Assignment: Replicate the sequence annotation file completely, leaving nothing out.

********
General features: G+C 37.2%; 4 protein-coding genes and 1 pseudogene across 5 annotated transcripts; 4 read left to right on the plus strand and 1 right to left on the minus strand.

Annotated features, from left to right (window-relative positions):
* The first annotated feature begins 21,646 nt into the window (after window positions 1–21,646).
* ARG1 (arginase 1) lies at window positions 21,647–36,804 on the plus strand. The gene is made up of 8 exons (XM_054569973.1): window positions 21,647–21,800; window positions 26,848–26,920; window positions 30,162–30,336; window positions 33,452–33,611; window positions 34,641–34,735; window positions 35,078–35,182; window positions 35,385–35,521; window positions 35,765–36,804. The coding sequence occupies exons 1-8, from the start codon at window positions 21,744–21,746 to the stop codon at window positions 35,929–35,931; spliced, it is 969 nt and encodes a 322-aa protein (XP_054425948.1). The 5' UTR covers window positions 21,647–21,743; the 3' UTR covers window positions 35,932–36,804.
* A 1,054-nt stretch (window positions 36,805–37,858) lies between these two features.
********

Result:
General features: G+C 37.2%; 4 protein-coding genes and 1 pseudogene across 5 annotated transcripts; 4 read left to right on the plus strand and 1 right to left on the minus strand.

Annotated features, from left to right (window-relative positions):
* The first annotated feature begins 21,646 nt into the window (after window positions 1–21,646).
* ARG1 (arginase 1) lies at window positions 21,647–36,804 on the plus strand. The gene is made up of 8 exons (XM_054569973.1): window positions 21,647–21,800; window positions 26,848–26,920; window positions 30,162–30,336; window positions 33,452–33,611; window positions 34,641–34,735; window positions 35,078–35,182; window positions 35,385–35,521; window positions 35,765–36,804. The coding sequence occupies exons 1-8, from the start codon at window positions 21,744–21,746 to the stop codon at window positions 35,929–35,931; spliced, it is 969 nt and encodes a 322-aa protein (XP_054425948.1). The 5' UTR covers window positions 21,647–21,743; the 3' UTR covers window positions 35,932–36,804.
* A 1,054-nt stretch (window positions 36,805–37,858) lies between these two features.